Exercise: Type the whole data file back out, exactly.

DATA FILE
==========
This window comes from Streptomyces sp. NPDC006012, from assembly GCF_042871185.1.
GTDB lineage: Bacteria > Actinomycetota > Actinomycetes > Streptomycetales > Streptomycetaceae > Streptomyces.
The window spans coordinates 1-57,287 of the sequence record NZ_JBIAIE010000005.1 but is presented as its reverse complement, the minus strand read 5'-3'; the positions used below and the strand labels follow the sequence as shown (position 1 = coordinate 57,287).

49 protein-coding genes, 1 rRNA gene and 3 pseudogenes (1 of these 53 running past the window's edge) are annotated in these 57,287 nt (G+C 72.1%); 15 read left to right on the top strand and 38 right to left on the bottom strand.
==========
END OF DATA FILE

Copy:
This window comes from Streptomyces sp. NPDC006012, from assembly GCF_042871185.1.
GTDB lineage: Bacteria > Actinomycetota > Actinomycetes > Streptomycetales > Streptomycetaceae > Streptomyces.
The window spans coordinates 1-57,287 of the sequence record NZ_JBIAIE010000005.1 but is presented as its reverse complement, the minus strand read 5'-3'; the positions used below and the strand labels follow the sequence as shown (position 1 = coordinate 57,287).

49 protein-coding genes, 1 rRNA gene and 3 pseudogenes (1 of these 53 running past the window's edge) are annotated in these 57,287 nt (G+C 72.1%); 15 read left to right on the top strand and 38 right to left on the bottom strand.